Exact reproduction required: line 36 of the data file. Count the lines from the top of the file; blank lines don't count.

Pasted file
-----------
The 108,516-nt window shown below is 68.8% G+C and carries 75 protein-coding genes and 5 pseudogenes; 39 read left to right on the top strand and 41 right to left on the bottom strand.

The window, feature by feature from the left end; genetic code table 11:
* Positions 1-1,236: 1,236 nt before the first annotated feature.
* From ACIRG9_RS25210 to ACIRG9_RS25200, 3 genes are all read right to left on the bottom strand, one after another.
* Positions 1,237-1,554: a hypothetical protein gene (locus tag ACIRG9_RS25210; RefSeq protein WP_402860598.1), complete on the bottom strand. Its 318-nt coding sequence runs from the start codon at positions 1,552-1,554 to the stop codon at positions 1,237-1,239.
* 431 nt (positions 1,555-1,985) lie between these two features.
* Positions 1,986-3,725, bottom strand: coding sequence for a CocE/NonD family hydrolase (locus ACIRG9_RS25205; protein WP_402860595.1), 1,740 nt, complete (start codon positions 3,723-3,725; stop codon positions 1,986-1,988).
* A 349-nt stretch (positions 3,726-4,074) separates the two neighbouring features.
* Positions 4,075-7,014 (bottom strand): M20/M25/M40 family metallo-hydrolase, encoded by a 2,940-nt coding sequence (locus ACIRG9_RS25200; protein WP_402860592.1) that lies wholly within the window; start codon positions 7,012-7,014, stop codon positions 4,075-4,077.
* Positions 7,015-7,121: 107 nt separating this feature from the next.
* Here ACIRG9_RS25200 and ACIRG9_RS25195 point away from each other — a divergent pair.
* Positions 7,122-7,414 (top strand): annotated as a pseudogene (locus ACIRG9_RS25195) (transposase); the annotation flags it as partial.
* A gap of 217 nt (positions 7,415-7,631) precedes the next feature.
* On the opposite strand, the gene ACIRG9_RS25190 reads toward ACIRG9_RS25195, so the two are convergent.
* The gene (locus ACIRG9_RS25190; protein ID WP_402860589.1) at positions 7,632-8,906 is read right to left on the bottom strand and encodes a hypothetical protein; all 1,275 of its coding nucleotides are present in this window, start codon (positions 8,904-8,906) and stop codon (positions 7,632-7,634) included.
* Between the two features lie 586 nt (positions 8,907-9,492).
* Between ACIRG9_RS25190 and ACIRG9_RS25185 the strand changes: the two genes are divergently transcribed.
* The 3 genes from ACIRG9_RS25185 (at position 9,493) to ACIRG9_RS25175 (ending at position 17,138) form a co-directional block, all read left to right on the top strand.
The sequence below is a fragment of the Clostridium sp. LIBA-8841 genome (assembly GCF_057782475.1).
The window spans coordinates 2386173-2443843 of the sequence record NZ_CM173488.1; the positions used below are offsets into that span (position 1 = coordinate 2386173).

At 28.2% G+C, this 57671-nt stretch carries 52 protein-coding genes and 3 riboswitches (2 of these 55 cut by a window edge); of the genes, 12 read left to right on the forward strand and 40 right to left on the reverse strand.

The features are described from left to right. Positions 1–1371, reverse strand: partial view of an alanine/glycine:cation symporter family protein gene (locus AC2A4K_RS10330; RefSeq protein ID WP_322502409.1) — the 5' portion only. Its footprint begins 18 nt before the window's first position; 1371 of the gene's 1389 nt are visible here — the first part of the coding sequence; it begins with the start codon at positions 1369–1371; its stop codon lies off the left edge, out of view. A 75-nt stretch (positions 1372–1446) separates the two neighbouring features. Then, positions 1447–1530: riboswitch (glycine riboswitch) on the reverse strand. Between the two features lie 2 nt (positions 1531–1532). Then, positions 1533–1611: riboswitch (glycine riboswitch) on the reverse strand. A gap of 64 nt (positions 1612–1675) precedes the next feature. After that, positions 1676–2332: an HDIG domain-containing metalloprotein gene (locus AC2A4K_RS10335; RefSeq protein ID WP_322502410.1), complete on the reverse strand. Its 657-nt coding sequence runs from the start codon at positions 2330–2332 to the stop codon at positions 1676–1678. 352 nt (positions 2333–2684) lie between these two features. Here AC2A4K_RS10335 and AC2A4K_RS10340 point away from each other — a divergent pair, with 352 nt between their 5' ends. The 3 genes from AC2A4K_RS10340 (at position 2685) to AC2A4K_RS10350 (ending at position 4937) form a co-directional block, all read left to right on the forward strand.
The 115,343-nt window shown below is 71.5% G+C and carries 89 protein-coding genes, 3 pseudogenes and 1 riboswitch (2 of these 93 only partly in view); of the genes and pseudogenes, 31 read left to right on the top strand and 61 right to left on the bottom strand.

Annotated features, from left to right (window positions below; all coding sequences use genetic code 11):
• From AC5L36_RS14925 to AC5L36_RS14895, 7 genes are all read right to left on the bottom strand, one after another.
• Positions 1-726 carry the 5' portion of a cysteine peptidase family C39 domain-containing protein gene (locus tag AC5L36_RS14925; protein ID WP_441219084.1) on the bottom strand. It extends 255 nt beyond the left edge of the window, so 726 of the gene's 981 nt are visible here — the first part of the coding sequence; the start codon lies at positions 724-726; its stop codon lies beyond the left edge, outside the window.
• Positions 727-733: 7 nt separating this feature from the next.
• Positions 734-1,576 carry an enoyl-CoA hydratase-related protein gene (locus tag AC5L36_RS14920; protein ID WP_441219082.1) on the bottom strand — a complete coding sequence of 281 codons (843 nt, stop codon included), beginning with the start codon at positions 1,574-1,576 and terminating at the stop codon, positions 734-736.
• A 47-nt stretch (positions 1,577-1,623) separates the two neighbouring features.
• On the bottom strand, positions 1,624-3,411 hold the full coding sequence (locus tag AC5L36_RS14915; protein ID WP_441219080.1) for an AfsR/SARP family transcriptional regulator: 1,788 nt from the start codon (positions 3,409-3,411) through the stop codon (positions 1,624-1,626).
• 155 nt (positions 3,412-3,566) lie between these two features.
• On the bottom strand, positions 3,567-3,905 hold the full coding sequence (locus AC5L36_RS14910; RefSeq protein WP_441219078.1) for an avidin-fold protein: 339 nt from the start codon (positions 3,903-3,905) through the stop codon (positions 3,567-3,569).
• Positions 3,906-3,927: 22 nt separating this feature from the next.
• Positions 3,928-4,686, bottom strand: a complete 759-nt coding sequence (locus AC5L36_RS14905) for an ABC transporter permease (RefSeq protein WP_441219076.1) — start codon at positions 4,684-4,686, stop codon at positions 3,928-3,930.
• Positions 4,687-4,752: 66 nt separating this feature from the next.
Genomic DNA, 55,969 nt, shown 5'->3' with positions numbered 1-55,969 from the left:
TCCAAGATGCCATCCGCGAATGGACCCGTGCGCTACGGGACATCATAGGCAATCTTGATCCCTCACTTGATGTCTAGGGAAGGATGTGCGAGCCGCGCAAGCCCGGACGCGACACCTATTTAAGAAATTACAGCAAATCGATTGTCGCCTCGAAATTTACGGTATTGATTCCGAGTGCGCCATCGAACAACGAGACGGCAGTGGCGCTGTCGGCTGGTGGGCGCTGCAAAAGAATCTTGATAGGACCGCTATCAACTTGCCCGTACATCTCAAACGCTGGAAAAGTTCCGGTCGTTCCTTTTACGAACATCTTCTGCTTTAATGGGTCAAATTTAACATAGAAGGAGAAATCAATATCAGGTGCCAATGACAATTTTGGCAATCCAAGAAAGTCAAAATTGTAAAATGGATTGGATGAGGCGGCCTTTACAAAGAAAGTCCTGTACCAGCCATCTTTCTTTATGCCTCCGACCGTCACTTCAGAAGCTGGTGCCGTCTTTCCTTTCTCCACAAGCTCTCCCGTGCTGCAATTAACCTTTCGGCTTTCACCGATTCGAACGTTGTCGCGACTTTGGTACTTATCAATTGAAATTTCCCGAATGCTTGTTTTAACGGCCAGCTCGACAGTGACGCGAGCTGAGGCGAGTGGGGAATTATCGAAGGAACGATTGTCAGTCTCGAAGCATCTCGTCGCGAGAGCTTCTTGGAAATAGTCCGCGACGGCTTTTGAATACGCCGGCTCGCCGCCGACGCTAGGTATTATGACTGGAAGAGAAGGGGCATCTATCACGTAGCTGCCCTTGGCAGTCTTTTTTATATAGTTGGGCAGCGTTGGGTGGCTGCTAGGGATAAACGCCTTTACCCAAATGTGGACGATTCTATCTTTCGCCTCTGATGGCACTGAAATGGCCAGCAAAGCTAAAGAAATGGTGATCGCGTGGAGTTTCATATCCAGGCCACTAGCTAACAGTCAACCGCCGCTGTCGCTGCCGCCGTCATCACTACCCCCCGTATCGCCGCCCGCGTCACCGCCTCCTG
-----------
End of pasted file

Genomic DNA, 55,969 nt, shown 5'->3' with positions numbered 1-55,969 from the left: